The nuance in the types of accommodations being provided are important and largely overwhelm the experience of non-disabled accessibility coordinators. And, much like similar roles that relate to marginalized experiences, the use of non-disabled people in roles which dictate and control access for disabled people is simply bad form. Disabled people are the experts in accessibility and accommodation. No amount of experience working with the community is a substitute for living the experience yourself.

3. Planning for Accessibility Must Occur Concurrently with Overall Festival Planning

The festival planning cycle is predictable. We recognize that the planning for the next festival begins shortly after the current festival winds down. There is a brief period to reflect on the successes and failures of the last year’s efforts, and then planning begins anew. Larger festivals may plan for multiple cycles of the festival concurrently, seeking out performers for festivals over a year in advance. It is critical that accessibility planning be interwoven into overall festival planning.

Accessibility planning is not a last minute add-on that can be accomplished in the six weeks prior to the festival. At that point, decisions about venues, timing, artists, and major dates have been determined, and an accessibility coordinator can only scramble to figure out how to make do. While it would be ideal to have an accessibility coordinator be a part of the core festival planning team, this situation could be helped greatly by festival organizers asking themselves one simple question with every major decision that they make: “How does this decision impact disabled people?”

4. Prioritizing Universal Accessibility over Accessibility for Disability Related Content

Universal accessibility is the concept that events ought to be designed with the greatest amount of accessibility possible planned as the baseline. All festivals should at a minimum plan for a baseline that includes accessible venues for all performances, and venues that are accessible for performers/artists. Additionally, all festivals should provide a minimum level of funding set aside to subsidize companion tickets (and ideally tickets for disabled patrons in general), and provide some programming with ASL Interpretation and audio description (Including touch tours where they would be beneficial). All performances should additionally be encouraged to produce one showing as a relaxed performance which often has reduced lighting changes/levels, reduced sound levels, alternate seating arrangements, and opportunities for the audience to come and go as necessary to meet their needs. In some cases, the show content is altered to create a shorter show or to cut a scene that may be too overstimulating for audience members with sensory sensitivities. In general, and particularly in instances where the show content has been altered, relaxed performances should not be the only opportunity for disabled audiences to see the show.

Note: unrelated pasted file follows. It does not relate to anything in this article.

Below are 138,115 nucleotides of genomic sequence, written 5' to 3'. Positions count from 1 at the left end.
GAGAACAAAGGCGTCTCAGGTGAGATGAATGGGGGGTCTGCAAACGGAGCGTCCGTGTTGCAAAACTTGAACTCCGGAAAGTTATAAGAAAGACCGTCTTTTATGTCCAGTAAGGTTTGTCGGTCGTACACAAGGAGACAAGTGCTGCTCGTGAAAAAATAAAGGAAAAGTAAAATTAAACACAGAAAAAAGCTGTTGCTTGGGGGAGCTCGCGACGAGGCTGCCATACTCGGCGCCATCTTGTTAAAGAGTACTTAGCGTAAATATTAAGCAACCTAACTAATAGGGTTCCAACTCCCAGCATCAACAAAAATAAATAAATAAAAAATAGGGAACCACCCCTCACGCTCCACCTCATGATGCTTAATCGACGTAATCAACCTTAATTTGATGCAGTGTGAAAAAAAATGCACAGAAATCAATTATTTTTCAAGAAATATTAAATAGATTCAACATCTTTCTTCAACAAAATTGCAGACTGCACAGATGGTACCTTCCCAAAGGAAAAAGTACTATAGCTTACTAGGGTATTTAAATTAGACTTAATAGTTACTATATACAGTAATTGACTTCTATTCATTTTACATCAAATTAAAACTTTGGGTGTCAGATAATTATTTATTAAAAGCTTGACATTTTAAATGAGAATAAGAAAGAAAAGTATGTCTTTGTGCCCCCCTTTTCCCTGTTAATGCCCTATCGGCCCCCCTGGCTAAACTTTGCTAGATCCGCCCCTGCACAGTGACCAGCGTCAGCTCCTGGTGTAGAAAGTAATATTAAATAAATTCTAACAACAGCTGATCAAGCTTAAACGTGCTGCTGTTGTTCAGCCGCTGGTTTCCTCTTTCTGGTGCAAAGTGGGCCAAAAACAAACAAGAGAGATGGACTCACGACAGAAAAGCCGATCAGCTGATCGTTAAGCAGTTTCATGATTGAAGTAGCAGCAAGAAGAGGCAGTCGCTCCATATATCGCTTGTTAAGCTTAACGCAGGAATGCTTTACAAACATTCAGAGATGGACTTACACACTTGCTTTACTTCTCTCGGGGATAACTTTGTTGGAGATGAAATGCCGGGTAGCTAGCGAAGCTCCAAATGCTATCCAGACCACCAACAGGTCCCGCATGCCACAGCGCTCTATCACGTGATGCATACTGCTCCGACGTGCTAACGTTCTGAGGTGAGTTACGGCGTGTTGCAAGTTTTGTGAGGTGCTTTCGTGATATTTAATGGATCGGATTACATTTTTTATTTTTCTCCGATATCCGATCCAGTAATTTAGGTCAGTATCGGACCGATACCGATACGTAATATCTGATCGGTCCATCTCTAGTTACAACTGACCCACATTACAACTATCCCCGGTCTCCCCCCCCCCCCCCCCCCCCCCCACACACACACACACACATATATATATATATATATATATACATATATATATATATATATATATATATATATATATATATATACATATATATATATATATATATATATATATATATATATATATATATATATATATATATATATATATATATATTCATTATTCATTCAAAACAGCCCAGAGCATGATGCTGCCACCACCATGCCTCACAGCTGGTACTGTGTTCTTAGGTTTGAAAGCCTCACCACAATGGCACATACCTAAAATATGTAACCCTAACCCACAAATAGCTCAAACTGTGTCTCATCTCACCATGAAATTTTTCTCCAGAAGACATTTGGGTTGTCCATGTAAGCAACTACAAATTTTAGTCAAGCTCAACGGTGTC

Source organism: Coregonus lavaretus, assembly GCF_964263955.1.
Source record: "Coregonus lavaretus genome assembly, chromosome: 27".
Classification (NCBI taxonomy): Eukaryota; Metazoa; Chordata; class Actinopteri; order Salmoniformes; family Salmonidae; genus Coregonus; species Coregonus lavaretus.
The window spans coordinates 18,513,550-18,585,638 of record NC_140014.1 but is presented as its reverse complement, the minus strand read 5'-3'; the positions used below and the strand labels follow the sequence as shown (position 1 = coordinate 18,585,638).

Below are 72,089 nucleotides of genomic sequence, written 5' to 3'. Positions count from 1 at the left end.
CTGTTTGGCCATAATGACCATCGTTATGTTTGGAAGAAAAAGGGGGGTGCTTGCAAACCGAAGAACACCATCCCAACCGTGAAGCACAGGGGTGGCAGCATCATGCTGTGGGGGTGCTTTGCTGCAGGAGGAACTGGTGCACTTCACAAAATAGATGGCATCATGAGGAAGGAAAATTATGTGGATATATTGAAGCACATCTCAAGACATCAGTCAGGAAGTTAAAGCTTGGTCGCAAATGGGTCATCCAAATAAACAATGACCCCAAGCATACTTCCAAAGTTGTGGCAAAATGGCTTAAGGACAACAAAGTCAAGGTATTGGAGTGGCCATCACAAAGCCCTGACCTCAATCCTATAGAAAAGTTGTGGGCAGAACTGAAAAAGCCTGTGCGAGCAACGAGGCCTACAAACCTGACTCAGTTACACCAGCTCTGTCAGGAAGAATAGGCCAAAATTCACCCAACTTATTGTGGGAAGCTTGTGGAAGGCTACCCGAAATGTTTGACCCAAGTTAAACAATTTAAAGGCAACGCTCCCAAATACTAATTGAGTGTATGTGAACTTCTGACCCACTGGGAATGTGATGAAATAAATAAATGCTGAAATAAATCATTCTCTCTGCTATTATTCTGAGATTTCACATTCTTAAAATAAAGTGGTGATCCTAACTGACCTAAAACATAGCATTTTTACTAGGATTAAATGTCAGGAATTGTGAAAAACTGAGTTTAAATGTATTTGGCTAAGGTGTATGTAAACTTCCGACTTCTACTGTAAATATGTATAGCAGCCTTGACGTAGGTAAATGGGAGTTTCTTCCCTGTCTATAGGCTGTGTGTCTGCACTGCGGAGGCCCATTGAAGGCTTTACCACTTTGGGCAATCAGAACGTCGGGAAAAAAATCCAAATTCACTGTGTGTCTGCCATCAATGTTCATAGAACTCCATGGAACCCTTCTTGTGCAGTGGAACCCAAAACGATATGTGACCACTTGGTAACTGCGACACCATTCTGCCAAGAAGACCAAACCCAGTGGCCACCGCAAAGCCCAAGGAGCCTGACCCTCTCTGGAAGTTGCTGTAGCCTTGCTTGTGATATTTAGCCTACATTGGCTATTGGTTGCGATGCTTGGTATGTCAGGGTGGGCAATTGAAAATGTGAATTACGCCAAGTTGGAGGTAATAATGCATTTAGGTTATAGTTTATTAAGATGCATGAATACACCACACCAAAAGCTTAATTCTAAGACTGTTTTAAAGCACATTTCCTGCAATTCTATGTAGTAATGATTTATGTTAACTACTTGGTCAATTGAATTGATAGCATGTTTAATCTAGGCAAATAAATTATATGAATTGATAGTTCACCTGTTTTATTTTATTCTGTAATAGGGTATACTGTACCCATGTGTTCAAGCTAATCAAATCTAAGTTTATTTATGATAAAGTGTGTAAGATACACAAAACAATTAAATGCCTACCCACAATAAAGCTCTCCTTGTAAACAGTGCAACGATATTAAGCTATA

One festival that in my experience provided a great example of universal accessibility is Next Fest in Edmonton. Every show was housed in an accessible venue for both performers and patrons, and physical barriers that remained were identified and mitigated as best as possible. Additionally, each show was ASL interpreted a minimum of once. Even at the wrap party, as a hard of hearing performer, most of the festival staff knew enough ASL to have small talk conversations over the roaring din of the party. It was a refreshing experience in being thought about as a disabled performer, and not feeling like I needed to leave a part of myself at the door to participate.